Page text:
Opinion polls predict that on 4 March Italians will award most seats to a centre-right coalition led by Silvio Berlusconi, who seems set to return as the pivotal figure in the country’s politics, despite a recent conviction for tax fraud that means he is currently banned from holding public office. Andrea Capussela seeks to explain Berlusconi’s revival, linking his fortunes to the country’s deeper politico-economic problems.
Credit: European People’s Party (CC BY 2.0)
In November 2011, as the winds of the Eurozone crisis were rising rapidly, menacingly threatening Italy’s sovereign debt, its prime minister resigned. What triggered this decision was the widespread perception, in the country and abroad, that the then cabinet was unfit to meet that challenge. That prime minister was Silvio Berlusconi.
His party came third at the election held in early 2013, but nonetheless managed to win 22 per cent of the vote. A few months later, however, Italy’s supreme court upheld his conviction for tax fraud, depriving him of his parliamentary seat, and disqualifying him from public office for several years. But thanks to an old general amnesty, and to special rules for old people, his four-year sentence was converted into one year of community service: so for twelve months Berlusconi made weekly visits to an old-age hospital, to keep up the spirits of the guests (the man is said to be jovial).
Shortly after that judgement, Matteo Renzi took over the Democratic Party (PD), the pillar of Italy’s centre-left. He soon became prime minister, raising great expectations, and led his party to an unprecedented result (41 per cent) at the European elections of May 2014.
Three months later the supreme court upheld a seven-year sentence issued to a certain Marcello Dell’Utri, for having abetted the Sicilian mafia. He fled to Lebanon but was arrested, extradited, and jailed. This man was for long the chief executive of the advertising company that is the cash-generating core of Berlusconi’s media business; widely viewed as his ‘right-hand man’, he is generally credited with a decisive contribution in conceiving and setting up Berlusconi’s political party, Forza Italia, in 1993-4. His contribution to the mafia, the judges ascertained, was to mediate between the latter and Berlusconi, who was said to have regularly paid the mafia for protection between 1974 and 1992 (Berlusconi was investigated but not charged for this; yet to gauge the nature of his interaction with the mafia it may be useful to recall that in 1984–5 he was powerful enough to obtain from the government two legislative measures aimed directly at safeguarding his private television channels, the so-called ‘Berlusconi decrees’).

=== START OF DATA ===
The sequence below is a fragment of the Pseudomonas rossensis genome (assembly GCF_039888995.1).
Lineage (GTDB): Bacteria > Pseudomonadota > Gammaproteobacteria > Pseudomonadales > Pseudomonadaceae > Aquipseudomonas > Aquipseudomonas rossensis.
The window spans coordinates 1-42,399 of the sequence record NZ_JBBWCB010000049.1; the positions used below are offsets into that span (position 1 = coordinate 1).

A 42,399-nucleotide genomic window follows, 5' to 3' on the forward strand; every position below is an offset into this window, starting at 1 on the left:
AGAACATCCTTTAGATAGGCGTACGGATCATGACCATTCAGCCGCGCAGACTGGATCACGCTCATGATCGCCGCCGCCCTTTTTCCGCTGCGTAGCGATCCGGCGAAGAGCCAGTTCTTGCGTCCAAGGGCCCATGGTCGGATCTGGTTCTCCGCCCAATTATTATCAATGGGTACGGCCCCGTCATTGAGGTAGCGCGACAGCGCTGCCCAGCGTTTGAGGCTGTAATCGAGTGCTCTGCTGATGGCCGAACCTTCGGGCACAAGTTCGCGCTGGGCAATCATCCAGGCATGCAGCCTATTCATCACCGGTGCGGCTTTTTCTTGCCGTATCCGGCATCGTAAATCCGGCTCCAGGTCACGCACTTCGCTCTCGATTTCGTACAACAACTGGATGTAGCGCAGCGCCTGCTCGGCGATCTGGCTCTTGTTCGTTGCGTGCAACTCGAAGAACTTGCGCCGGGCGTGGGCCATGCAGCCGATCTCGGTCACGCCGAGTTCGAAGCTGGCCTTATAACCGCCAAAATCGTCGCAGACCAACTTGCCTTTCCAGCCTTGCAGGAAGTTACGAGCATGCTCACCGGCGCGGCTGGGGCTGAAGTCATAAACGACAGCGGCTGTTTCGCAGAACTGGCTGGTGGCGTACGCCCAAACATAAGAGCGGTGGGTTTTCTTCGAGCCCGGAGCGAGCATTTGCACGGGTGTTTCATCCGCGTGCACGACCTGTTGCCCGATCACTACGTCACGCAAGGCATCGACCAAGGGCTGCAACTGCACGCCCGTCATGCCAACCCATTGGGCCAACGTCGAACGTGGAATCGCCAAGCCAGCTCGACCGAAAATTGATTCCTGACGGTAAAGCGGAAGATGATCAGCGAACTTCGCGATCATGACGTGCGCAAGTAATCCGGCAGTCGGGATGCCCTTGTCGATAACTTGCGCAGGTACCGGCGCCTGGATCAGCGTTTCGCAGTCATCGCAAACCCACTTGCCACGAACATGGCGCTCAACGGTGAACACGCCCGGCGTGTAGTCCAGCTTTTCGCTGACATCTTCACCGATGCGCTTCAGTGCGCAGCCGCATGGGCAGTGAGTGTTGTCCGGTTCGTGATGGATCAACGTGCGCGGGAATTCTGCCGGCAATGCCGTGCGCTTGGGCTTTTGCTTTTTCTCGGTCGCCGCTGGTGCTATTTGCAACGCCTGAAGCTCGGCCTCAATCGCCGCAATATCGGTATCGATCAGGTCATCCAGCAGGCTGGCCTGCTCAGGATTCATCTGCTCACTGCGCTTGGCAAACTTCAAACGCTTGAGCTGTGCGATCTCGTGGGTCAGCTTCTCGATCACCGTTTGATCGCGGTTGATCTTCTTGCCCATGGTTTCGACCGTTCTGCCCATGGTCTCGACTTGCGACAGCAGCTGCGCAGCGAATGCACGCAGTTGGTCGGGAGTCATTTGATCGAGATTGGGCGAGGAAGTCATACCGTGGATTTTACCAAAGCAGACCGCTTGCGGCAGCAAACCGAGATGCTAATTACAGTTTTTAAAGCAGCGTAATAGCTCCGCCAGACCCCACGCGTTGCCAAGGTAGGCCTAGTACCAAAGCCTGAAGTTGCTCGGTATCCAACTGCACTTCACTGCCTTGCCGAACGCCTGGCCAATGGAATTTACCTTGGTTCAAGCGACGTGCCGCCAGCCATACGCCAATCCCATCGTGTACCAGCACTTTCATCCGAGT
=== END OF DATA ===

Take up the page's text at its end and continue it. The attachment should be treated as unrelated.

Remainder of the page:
Given this history, some may be surprised to read that polls unanimously predict that a centre-right coalition assembled around Berlusconi’s party will win most seats in the general election scheduled for 4 March, and that, though banned from public office, he is widely expected to return as the pivotal figure in Italian politics. No less remarkably, the centre-right tops the polls despite Berlusconi’s repetition of his familiar electoral promises, which are as fiscally irresponsible as lacking in credibility, and his equally typical promises of tolerance for illegality – for illegal construction, for instance, which since the 1950s is steadily defacing the peninsula’s landscapes.
The established explanation
So, what explains Berlusconi’s scarcely comprehensible success? A fairly established explanation exists. It is plausible but incomplete. Readers of EUROPP found parts of it in a recent post, by the political scientist Fabio Bordignon, who quotes the ‘failures’ of the centre-left, which dominated the last parliament, the new hybrid electoral law, which eased the centre-right’s re-unification, the tri-polar political system created by the rise of the Five Star Movement, and Berlusconi’s positional advantage, in this context, in future coalition negotiations.